William Duncan (Barcelona, Jan. 23)

While choosing to attend Hampden-Sydney College was a difficult decision to make, the decision to determine my study abroad location to be Barcelona, Spain proved to be oven more challenging. As I don’t know what I want to do after college, I have been set on studying abroad for some time now. I’m biased towards warmer weather, so I knew I wanted to be somewhere close to water and in a warm climate. I had never been out of the country before and I knew I wanted to see Europe, but I was unsure where I wanted to spend the majority of my time. However, my selection process might have been a little different from others who chose to study abroad. I had to complete one more level of Spanish for my core curriculum requirements, so I began to narrow down places where I could take Spanish classes. Then, I looked at climate, culture, history, and environment, rather than at specific programs. I wanted the best cultural experience, rather than the best study abroad program. After comparing Madrid, Valencia, and Barcelona, I decided that Barcelona met my requirements for what I was looking for in a host city. This masterfully designed metropolis, full of historic artwork and architecture by the famous Gaudi, inhabits the shore of the beautiful Costa Brava and is the capital of the passionate Catalonians. While Madrid and Valencia both are fantastic options, I felt Barcelona was the place I needed to call home on this eye opening experience.

When I was planning for my trip abroad, I saw that Barcelona had a heavily athletic aspect of the city. Being an avid sports fan, this called to me: I am dying to attend a game in the historic Camp Nou stadium to watch one of the richest fútbol clubs in the world, F. C. Barcelona. I can’t wait to see the best player in the world without requiring a television—Lionel Messi. I want to be engrossed with the fans and experience the same passion that they feel, I want to bear the bitter cold temperatures in the signature Barcelona scarves to watch their famous blue and red jerseys fight for victory, I want to be at a small, local bar, cheering Neymar Jr. on to net another flashy goal. As a foreigner, how else am I supposed to truly absorb what it’s like to live in Barcelona?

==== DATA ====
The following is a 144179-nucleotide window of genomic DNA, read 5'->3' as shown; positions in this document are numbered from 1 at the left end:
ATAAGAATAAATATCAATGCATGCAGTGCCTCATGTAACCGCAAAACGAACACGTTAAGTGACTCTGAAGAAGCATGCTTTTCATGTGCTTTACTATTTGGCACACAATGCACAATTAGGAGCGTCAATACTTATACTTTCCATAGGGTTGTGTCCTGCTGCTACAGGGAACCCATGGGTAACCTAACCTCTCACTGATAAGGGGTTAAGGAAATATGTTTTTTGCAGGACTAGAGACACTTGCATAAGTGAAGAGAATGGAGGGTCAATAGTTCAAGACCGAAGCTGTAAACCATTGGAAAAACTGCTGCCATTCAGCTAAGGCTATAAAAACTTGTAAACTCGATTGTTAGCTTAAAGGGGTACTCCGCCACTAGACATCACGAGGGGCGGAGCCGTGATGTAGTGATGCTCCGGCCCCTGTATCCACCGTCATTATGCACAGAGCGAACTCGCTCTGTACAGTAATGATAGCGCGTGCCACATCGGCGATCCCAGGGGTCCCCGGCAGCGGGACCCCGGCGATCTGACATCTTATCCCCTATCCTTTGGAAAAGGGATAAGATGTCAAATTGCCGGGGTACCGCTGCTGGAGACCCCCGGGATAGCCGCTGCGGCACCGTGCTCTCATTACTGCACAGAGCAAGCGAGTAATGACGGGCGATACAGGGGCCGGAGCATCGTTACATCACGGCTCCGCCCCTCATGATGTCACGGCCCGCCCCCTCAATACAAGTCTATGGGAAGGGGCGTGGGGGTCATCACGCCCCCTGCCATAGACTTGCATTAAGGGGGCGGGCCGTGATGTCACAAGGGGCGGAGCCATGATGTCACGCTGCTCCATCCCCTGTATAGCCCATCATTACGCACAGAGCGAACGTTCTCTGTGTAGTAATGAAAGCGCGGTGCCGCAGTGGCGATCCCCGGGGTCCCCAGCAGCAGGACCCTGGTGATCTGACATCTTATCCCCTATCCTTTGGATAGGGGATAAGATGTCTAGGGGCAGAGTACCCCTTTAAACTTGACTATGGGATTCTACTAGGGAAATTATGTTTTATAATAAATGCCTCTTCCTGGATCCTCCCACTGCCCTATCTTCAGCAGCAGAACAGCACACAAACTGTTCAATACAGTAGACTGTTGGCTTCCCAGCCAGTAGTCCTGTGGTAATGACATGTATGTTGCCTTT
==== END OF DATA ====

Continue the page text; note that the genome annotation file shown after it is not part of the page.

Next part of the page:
Barcelona’s stunning coast called to me as well. I work as a sailing instructor for Camp Sea Gull in Arapahoe, North Carolina, but I’m sacrificing that summer work in order to experience sailing off the coast of Spain. I wanted to be somewhere where I could share my passion for this sport with. Barcelona has such a rich sailing culture. Its ports are lined with an excess of sailboats: day sailors, schooners, and massive yachts bob gently in the harbor. I feel like this is a reasonable substitute for my summer job.

Regardless of the endless experiences that Barcelona has to offer, I will admit that I was extremely nervous upon arrival. I am the only Hampden-Sydney student in Barcelona. I knew nobody in my abroad program. My biggest fear was that I might not meet enough people to be comfortable in this new environment. Not only am I not a great speaker of Spanish, but I have never lived in a city as large as Barcelona. One can imagine the culture shock of going abroad for the first time, but an unexpected culture shock was added when I realized how large Barcelona actually is… then again, that’s not saying much when compared to Farmville.

I made my biggest fear my main goal for my time in Barcelona: I want to meet new people from different places. I have lived in the Southeast United States for all of my life, and while I love it more than anything, I think that I should expand my horizons and meet people from many places around the world. I feel that being able to open myself up to new people is a trait that I will be able to use for the rest of my life. Two weeks into the program, I have found that there are many other students who are looking to do the same. I have found a fun group of friends who are from all around the country and are looking to experience Barcelona culture in the same ways that I am. They bring different outlooks on life and their different passions make this experience more exciting. I would not think to try some of the things we’ve experienced if not for these new friends and I could not be more excited to see what else Barcelona and the rest of Europe have to offer with my new friends at my side.

William Imeson (Valencia, January 16)

William Imeson (Valencia, January 16)